April 22, 2016

A new nationwide survey by CUTS International Lusaka has revealed that the majority of Zambians consider the price they pay for mobile phones to be too high.

The results of the survey revealed that 57 percent of Zambian households feel that the price they pay for mobile network services is too high. While 54 percent of respondents said that the price for mobile services had gone up in the last 6 months.

Other results of the survey indicate that 77 percent of households that have mobile phones use them more than once a week, with about 63 percent of households using them daily. The mobile technology revolution has been widely regarded to have positive social and economic impacts on the lives of ordinary Zambians and the survey reveals that 68 percent of respondents are satisfied with the quality of their preferred mobile network service.

These positive social and economic impacts possibly help explain why the findings indicate that in spite of how Zambians feel about the price of mobile services, 75 per cent said they would continue to pay for services at the current rates.

According to the Zambia Information and Communication and Technology Authority (ZICTA), only 64.5 percent of the households in the country currently have access to a mobile phone determined by at least one member of the household owning a mobile phone. However, the majority of the households that own mobile phones are located in the urban areas: with 84.8 percent of the households in urban areas having access to mobile phones while only 50.4 percent of homes on rural areas own mobile phones.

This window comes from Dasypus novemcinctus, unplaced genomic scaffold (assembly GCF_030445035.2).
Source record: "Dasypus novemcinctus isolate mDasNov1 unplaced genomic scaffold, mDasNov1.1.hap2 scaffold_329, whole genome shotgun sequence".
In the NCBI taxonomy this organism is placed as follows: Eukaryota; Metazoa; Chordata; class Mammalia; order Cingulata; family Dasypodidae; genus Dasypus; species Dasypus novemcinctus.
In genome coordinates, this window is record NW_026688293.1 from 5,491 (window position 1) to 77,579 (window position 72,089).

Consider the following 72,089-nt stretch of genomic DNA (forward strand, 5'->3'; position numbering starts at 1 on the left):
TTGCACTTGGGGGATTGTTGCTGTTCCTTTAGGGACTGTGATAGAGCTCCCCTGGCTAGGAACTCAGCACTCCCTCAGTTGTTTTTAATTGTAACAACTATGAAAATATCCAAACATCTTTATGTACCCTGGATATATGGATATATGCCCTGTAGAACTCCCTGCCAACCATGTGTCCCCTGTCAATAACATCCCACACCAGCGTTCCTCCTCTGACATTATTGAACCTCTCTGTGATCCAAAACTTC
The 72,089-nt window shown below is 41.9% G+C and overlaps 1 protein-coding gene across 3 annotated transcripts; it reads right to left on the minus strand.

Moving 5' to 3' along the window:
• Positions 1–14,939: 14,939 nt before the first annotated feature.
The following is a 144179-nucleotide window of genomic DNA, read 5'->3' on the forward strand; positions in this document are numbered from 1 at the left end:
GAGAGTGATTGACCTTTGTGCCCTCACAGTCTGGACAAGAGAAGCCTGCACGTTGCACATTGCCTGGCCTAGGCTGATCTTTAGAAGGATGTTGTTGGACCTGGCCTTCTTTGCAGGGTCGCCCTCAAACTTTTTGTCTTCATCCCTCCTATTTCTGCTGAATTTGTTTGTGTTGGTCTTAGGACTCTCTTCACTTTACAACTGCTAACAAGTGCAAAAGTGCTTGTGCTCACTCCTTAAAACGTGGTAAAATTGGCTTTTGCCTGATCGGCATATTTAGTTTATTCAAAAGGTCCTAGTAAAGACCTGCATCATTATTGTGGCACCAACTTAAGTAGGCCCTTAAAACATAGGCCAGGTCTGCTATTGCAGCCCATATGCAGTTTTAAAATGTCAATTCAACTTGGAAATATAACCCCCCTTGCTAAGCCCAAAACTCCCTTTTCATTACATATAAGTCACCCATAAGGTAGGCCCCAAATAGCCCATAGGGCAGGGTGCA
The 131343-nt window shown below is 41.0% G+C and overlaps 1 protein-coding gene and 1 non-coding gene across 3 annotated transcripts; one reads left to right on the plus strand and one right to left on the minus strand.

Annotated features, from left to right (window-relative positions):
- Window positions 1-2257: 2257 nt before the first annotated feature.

The Zambian government has sought to improve access to information and communication technology especially in rural areas. In 2014 the government launched a project entitled ‘Connecting Chiefdom Towers’ through ZICTA to close the digital gap that existed between urban and rural areas. In this project towers were to be erected with the aim of bridging the digital divide through integrating citizens in marginalised communities to the telecom network. However, research by CUTS revealed that some of the towers that were put up fell short of meeting the 5km coverage radius requirement thus limiting improvements in rural network coverage.

Following an engagement with the Parliamentary Committee on Telecommunications and CUTS’s insistence that the defaults with the erected towers ought to be addressed before the second phase of the project continued. It is appeasing to note that government halted the commencement of phase two of the chiefdom Tower Project. Minister of Transport and Communication, Hon. Kapembwa Simbao said that, while the ministry had planned to start phase two of the project in April 2016, the installation of communication towers had stalled pending feedback from the Ministry of Justice following some changes to the contracts for the project which needed clarification. Mr. Simbao said as soon as the ministry responded to their letter and funds were made available, the installation of towers would commence. We hope that government will place high priority on ensuring accessibility of mobile phone services through the provision of efficient and affordable services.